Who's at fault for harsh antiterror tactics?
The US Supreme Court will decide whether senior Bush administration officials were responsible for detainee mistreatment after 9/11.
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Lawyers for Mr. Ashcroft and Mr. Mueller are challenging their inclusion in the lawsuit, saying they had no personal involvement in the alleged mistreatment and no knowledge of Iqbal.Skip to next paragraph
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Iqbal's lawyers say that Ashcroft was a "principal architect" of the harsh detention policy and that Mueller was instrumental in adopting and carrying out the policy.
"The policy of holding post-September 11th detainees in highly restrictive conditions of confinement until they were 'cleared' by the FBI was approved by defendants Ashcroft and Mueller," Iqbal's lawsuit says.
Ashcroft and others "knew of, condoned, and willfully and maliciously agreed to subject [Iqbal and others] to these conditions of confinement as a matter of policy, solely on account of their religion, race, and/or national origin and for no legitimate penological interest," the suit says.
"It is plausible to believe that senior officials of the Department of Justice would be aware of policies concerning the detention of those arrested by federal officers in the New York City area in the aftermath of 9/11 and would know about, condone, or otherwise have personal involvement in the implementation of those policies," the appeals court panel said.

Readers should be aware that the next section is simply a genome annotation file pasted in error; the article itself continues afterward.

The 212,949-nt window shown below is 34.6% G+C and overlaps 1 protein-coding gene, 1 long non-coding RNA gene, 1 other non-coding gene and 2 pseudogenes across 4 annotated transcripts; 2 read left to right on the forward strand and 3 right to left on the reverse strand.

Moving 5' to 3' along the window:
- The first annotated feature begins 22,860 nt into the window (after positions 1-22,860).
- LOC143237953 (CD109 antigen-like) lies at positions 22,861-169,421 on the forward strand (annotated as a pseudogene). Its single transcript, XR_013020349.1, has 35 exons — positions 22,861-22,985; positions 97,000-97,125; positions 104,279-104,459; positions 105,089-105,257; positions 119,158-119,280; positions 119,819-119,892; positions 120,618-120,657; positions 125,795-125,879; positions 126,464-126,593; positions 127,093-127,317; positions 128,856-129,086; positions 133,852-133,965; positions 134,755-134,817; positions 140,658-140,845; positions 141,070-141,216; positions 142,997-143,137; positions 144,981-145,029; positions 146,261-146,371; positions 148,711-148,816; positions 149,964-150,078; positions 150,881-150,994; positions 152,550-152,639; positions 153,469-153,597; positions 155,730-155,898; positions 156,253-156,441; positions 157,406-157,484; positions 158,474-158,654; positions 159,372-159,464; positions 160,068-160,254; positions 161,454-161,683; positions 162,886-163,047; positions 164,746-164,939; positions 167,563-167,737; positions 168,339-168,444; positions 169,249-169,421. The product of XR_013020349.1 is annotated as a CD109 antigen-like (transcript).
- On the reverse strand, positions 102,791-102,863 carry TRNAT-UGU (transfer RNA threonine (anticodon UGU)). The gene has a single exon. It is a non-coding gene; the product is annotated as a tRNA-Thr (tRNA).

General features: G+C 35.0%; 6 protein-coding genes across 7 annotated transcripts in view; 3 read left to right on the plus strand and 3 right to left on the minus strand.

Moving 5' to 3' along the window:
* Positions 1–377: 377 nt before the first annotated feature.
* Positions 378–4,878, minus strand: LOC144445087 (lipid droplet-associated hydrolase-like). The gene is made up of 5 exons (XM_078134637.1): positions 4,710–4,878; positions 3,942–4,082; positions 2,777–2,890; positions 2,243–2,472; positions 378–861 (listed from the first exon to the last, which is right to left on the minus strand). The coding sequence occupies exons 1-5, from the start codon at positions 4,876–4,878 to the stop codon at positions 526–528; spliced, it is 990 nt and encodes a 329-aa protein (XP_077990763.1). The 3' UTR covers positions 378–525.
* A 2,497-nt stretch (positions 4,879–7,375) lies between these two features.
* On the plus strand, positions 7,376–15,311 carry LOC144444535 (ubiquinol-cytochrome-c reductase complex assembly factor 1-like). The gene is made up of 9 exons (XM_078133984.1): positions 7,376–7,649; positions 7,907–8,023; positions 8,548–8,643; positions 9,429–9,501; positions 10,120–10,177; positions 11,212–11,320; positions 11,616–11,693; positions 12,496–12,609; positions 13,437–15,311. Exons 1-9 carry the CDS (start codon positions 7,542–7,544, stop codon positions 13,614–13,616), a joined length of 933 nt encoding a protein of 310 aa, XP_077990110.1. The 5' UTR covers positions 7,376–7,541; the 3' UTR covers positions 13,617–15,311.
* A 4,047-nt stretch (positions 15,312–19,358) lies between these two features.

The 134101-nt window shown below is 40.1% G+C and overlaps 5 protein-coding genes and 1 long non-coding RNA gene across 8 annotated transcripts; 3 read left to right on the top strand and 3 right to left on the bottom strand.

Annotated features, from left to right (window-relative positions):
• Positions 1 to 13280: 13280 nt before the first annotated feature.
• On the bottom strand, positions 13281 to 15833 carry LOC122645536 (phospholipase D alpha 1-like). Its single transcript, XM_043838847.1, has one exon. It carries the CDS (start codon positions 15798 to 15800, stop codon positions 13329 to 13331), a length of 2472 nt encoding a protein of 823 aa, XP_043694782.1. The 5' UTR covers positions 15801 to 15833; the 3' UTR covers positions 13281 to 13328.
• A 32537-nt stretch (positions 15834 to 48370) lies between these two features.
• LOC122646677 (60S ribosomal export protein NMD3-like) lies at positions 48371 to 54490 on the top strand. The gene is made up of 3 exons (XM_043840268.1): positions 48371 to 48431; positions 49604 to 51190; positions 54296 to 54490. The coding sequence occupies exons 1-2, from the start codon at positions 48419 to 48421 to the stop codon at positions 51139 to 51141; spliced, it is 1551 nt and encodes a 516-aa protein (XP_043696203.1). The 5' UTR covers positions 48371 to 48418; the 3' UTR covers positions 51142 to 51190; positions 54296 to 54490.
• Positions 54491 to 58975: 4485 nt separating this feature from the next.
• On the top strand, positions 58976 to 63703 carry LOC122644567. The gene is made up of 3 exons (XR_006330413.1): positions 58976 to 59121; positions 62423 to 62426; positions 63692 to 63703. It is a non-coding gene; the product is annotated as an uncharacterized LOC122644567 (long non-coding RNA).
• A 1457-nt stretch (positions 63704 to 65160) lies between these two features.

Solicitor General Gregory Garre is asking the Supreme Court to reverse that decision. He argues that Iqbal's lawyers have not presented enough specific evidence linking Ashcroft and Mueller to Iqbal's plight.
The case involves highly generalized and speculative allegations against Ashcroft and Mueller that are insufficient to overcome the officials' qualified immunity, Mr. Garre says in his brief to the court. "A complaint must allege sufficient facts to cross the line between possibility and plausibility," he writes.
Iqbal's lawyer, Alexander Reinert of New York, says the Justice Department is seeking to put plaintiffs' lawyers in a no-win situation, a Catch-22. In the Iqbal case, the government possesses almost all the evidence about the origin and development of the Brooklyn detention policy, he says, yet government lawyers argue that unless Iqbal can cite that evidence in his initial complaint, the suit against Ashcroft and Mueller must be dismissed regardless of what that evidence might reveal about Ashcroft's and Mueller's involvement or lack of involvement.
Mr. Reinert says the Iqbal lawsuit contains specific enough evidence to give government officials fair notice and to demonstrate the plausibility of Iqbal's case.
"This case is really about access to court and access to justice," Reinert says. "It is about the ability of plaintiffs who have suffered from government misconduct to get into court."
The case is Ashcroft v. Iqbal (07-1015). A decision is expected by June.